In the beginning was the Customer, and the Customer was with the need.

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First snow fell in NYC yesterday and the entire city was under the magic spell of Christmas. People are running around like chickens with their heads chopped off because the holiday is getting closer and they still haven’t bought gifts and a Christmas tree, haven’t visited Christmas markets, met old friends, picked holiday outfit, etc. Merchants know the craze so they are lining up on the streets to offer all sorts of useful and not so useful inventory to consumers who are in a rush to spend money. If you go to the Union Square market you would notice how quickly people pick their items, pay the price and move on to the new merchant. Sellers come early in the morning and leave late at night, every day, in any weather because they know their product is going to sell. This is what my dad and his dad, both businessmen called “entrepreneurial intuition”. Silicon Valley startup community calls it product/market fit and a clear business model. Despite Silicon Valley’s prescriptions, ever since I’ve started Parceed, I tend to find more meaning in the term “entrepreneurial intuition”.


I was born in 1990 in Russia just a year before USSR fell apart. Communism breakdown meant a new economy, free market or, “what America has”, like they used to call it. I don’t want to dive into politics here but I’ll take you back with me for a moment. Don’t be skeptical, you will understand why.

Free economy in Russia gave people an ability to take whatever they made or produced and sell it to anyone they wanted. If they weren’t good at making anything they would go abroad and bring foreign goods to sell. Many people dropped out of college and became businessmen because everyone could buy for less and sell for more. I was very little as I watched my dad going from military clothing business, to pharmaceutical, to real estate. He was selling products his customers wanted to buy, not products he was good at selling. The economy was getting more stable but it was still very far from being mature. This meant that he would only go into business if it resulted in a quick return. Years went by, more companies started coming into the market, consumers got more choices, prices went down and competition became fierce (Note: for those who are intimately familiar with Russian history, I am leaving Russian privatization aside and am describing average Joe’s businesses). My dad and entrepreneurs alike started offering discounts, promotions, memberships and fought for that point percent of market share. Every move had to result in a bigger return, this was how entrepreneurs were thinking.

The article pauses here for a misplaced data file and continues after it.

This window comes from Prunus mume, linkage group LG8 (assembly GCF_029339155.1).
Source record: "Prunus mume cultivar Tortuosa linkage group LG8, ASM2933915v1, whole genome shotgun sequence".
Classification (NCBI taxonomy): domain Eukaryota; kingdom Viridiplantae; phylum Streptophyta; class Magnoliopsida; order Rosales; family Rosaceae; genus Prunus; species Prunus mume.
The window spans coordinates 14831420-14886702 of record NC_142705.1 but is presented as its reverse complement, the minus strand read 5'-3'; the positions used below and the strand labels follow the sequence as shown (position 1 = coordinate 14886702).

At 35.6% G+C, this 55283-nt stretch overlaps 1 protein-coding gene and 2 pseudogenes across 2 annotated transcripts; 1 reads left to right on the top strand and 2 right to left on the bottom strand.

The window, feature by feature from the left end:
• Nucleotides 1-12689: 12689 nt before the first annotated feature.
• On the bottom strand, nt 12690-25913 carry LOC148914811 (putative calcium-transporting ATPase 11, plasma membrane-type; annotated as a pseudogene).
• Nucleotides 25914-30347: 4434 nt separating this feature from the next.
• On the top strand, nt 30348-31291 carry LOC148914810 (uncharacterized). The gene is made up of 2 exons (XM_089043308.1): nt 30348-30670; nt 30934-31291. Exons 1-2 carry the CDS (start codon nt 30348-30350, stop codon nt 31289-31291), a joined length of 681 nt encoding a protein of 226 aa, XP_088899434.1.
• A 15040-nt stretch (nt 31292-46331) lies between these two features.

When I moved to the US I felt like I stepped into a new epoch of economy. Everyone was on their smartphone ordering stuff online, posting on Facebook and getting a bunch of things for free, asking friends to try a product which they then could get for much cheaper. There were so many things to try, so many ways to connect with people and get their help – all without paying a penny. Now, looking back I realize that when I traveled from Moscow to New York I pretty much traveled in time, in economic terms. I left the country where an entrepreneur was selling a product to a customer and came to the country where an entrepreneur was giving a product to a person for free and made money off of someone else who tried to sell their product to that person who was using a free product. In business school, they explained to me that these were different “business models” and a way to find a “product/market fit” but to me this was yet another way for companies to stay in business.

Since social network revolution, new startups learned that it is ok to build a product that doesn’t make money because Facebook, Instagram, Pinterest and Linkedin were all success stories with no clear money-making paths when they started. Investors were looking for the next big thing and were pouring their money into the companies where revenue was nowhere to be seen. Months and years went by, most of these young startups went out of business, investors got burned and shifted from thinking “no money now means more money later” to saying “no money now means no money later”. But if two years ago they would still invest if you could at least explain how you plan to make money, now they want to see that you are already making money before they offer a term sheet. All of a sudden, the startup economy is back to where it was in Russia when I left – skeptical, hungry for short term return, looking for revenue right away.

A few months ago when I discussed Parceed with my dad and heard him speak about merchants and customers I thought to myself that he is too old-fashioned and the business scene is different nowadays. What he really spoke of was a basic “entrepreneurial intuition” – you have to sell your product to customers who really want to buy it, at the time when it matters to them. No fancy words like product/market fit or business model – it was very simple.

To all first-time entrepreneurs out there – think simple. If you are trying to come up with a business model out of thin air, struggle to explain your product or how your customers would benefit from it, take a pause and re-evaluate your business. Building a business is hard enough, be clear about who you are, what you sell and who you sell it to, this will only help you in the future. I welcome all entrepreneurs to share their experience.

How did you find your product, your market and figured out how to make money?